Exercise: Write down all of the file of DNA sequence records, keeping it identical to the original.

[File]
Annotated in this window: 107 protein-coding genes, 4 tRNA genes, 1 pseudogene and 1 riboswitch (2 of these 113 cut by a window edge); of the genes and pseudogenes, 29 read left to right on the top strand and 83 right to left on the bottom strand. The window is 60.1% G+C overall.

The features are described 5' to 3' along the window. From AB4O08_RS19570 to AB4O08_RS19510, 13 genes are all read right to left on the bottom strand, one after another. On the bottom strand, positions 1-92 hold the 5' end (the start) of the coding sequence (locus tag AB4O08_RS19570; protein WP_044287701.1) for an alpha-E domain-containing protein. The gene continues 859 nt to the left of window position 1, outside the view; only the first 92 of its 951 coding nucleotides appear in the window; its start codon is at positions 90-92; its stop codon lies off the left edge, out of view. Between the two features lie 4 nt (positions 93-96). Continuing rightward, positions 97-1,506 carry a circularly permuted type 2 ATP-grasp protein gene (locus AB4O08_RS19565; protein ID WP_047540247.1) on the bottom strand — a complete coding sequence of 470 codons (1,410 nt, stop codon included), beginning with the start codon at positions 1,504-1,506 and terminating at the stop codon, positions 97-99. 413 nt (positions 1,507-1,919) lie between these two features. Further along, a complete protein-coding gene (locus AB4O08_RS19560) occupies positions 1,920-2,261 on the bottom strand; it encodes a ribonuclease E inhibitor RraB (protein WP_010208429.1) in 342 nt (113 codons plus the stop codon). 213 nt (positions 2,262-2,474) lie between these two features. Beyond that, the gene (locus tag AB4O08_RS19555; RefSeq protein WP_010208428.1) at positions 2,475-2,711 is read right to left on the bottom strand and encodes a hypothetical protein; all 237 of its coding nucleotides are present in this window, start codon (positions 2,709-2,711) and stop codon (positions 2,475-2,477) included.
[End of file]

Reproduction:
Annotated in this window: 107 protein-coding genes, 4 tRNA genes, 1 pseudogene and 1 riboswitch (2 of these 113 cut by a window edge); of the genes and pseudogenes, 29 read left to right on the top strand and 83 right to left on the bottom strand. The window is 60.1% G+C overall.

The features are described 5' to 3' along the window. From AB4O08_RS19570 to AB4O08_RS19510, 13 genes are all read right to left on the bottom strand, one after another. On the bottom strand, positions 1-92 hold the 5' end (the start) of the coding sequence (locus tag AB4O08_RS19570; protein WP_044287701.1) for an alpha-E domain-containing protein. The gene continues 859 nt to the left of window position 1, outside the view; only the first 92 of its 951 coding nucleotides appear in the window; its start codon is at positions 90-92; its stop codon lies off the left edge, out of view. Between the two features lie 4 nt (positions 93-96). Continuing rightward, positions 97-1,506 carry a circularly permuted type 2 ATP-grasp protein gene (locus AB4O08_RS19565; protein ID WP_047540247.1) on the bottom strand — a complete coding sequence of 470 codons (1,410 nt, stop codon included), beginning with the start codon at positions 1,504-1,506 and terminating at the stop codon, positions 97-99. 413 nt (positions 1,507-1,919) lie between these two features. Further along, a complete protein-coding gene (locus AB4O08_RS19560) occupies positions 1,920-2,261 on the bottom strand; it encodes a ribonuclease E inhibitor RraB (protein WP_010208429.1) in 342 nt (113 codons plus the stop codon). 213 nt (positions 2,262-2,474) lie between these two features. Beyond that, the gene (locus tag AB4O08_RS19555; RefSeq protein WP_010208428.1) at positions 2,475-2,711 is read right to left on the bottom strand and encodes a hypothetical protein; all 237 of its coding nucleotides are present in this window, start codon (positions 2,709-2,711) and stop codon (positions 2,475-2,477) included.